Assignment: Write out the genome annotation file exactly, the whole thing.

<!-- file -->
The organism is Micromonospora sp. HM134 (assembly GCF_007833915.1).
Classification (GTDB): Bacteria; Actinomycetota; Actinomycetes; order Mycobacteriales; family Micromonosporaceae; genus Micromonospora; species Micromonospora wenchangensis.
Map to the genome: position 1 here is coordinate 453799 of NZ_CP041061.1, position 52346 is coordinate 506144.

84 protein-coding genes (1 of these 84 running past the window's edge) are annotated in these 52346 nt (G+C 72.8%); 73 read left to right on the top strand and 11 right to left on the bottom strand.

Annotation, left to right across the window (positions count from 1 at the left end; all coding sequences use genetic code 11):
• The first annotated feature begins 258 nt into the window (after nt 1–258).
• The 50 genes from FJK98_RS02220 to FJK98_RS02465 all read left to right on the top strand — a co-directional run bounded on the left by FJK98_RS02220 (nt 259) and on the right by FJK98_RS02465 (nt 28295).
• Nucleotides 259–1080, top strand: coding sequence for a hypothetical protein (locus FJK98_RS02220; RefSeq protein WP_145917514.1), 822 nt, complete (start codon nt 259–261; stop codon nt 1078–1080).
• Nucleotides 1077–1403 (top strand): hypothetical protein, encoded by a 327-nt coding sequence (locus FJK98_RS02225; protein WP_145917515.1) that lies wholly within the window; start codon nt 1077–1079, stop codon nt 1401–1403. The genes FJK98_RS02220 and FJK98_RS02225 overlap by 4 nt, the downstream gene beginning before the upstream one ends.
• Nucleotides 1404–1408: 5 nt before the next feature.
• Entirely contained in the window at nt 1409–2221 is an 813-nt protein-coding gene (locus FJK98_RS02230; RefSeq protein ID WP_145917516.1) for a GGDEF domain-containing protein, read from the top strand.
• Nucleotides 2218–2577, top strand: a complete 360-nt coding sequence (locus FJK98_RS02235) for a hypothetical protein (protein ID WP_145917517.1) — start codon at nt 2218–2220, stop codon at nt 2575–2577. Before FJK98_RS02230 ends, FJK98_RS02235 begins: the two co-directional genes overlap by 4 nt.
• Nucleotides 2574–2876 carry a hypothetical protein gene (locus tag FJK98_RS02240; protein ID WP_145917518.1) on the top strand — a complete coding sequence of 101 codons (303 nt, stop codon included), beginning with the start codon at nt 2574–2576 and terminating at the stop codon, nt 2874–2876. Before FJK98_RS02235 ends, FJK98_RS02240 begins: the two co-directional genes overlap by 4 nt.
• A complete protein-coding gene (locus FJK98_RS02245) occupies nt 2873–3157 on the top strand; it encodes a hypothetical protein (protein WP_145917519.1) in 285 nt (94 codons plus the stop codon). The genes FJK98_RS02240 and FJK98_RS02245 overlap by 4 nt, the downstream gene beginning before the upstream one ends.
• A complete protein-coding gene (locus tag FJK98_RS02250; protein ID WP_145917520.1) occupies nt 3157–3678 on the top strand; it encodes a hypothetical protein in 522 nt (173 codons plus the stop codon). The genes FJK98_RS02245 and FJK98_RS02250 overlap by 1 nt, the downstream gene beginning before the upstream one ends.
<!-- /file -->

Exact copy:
The organism is Micromonospora sp. HM134 (assembly GCF_007833915.1).
Classification (GTDB): Bacteria; Actinomycetota; Actinomycetes; order Mycobacteriales; family Micromonosporaceae; genus Micromonospora; species Micromonospora wenchangensis.
Map to the genome: position 1 here is coordinate 453799 of NZ_CP041061.1, position 52346 is coordinate 506144.

84 protein-coding genes (1 of these 84 running past the window's edge) are annotated in these 52346 nt (G+C 72.8%); 73 read left to right on the top strand and 11 right to left on the bottom strand.

Annotation, left to right across the window (positions count from 1 at the left end; all coding sequences use genetic code 11):
• The first annotated feature begins 258 nt into the window (after nt 1–258).
• The 50 genes from FJK98_RS02220 to FJK98_RS02465 all read left to right on the top strand — a co-directional run bounded on the left by FJK98_RS02220 (nt 259) and on the right by FJK98_RS02465 (nt 28295).
• Nucleotides 259–1080, top strand: coding sequence for a hypothetical protein (locus FJK98_RS02220; RefSeq protein WP_145917514.1), 822 nt, complete (start codon nt 259–261; stop codon nt 1078–1080).
• Nucleotides 1077–1403 (top strand): hypothetical protein, encoded by a 327-nt coding sequence (locus FJK98_RS02225; protein WP_145917515.1) that lies wholly within the window; start codon nt 1077–1079, stop codon nt 1401–1403. The genes FJK98_RS02220 and FJK98_RS02225 overlap by 4 nt, the downstream gene beginning before the upstream one ends.
• Nucleotides 1404–1408: 5 nt before the next feature.
• Entirely contained in the window at nt 1409–2221 is an 813-nt protein-coding gene (locus FJK98_RS02230; RefSeq protein ID WP_145917516.1) for a GGDEF domain-containing protein, read from the top strand.
• Nucleotides 2218–2577, top strand: a complete 360-nt coding sequence (locus FJK98_RS02235) for a hypothetical protein (protein ID WP_145917517.1) — start codon at nt 2218–2220, stop codon at nt 2575–2577. Before FJK98_RS02230 ends, FJK98_RS02235 begins: the two co-directional genes overlap by 4 nt.
• Nucleotides 2574–2876 carry a hypothetical protein gene (locus tag FJK98_RS02240; protein ID WP_145917518.1) on the top strand — a complete coding sequence of 101 codons (303 nt, stop codon included), beginning with the start codon at nt 2574–2576 and terminating at the stop codon, nt 2874–2876. Before FJK98_RS02235 ends, FJK98_RS02240 begins: the two co-directional genes overlap by 4 nt.
• A complete protein-coding gene (locus FJK98_RS02245) occupies nt 2873–3157 on the top strand; it encodes a hypothetical protein (protein WP_145917519.1) in 285 nt (94 codons plus the stop codon). The genes FJK98_RS02240 and FJK98_RS02245 overlap by 4 nt, the downstream gene beginning before the upstream one ends.
• A complete protein-coding gene (locus tag FJK98_RS02250; protein ID WP_145917520.1) occupies nt 3157–3678 on the top strand; it encodes a hypothetical protein in 522 nt (173 codons plus the stop codon). The genes FJK98_RS02245 and FJK98_RS02250 overlap by 1 nt, the downstream gene beginning before the upstream one ends.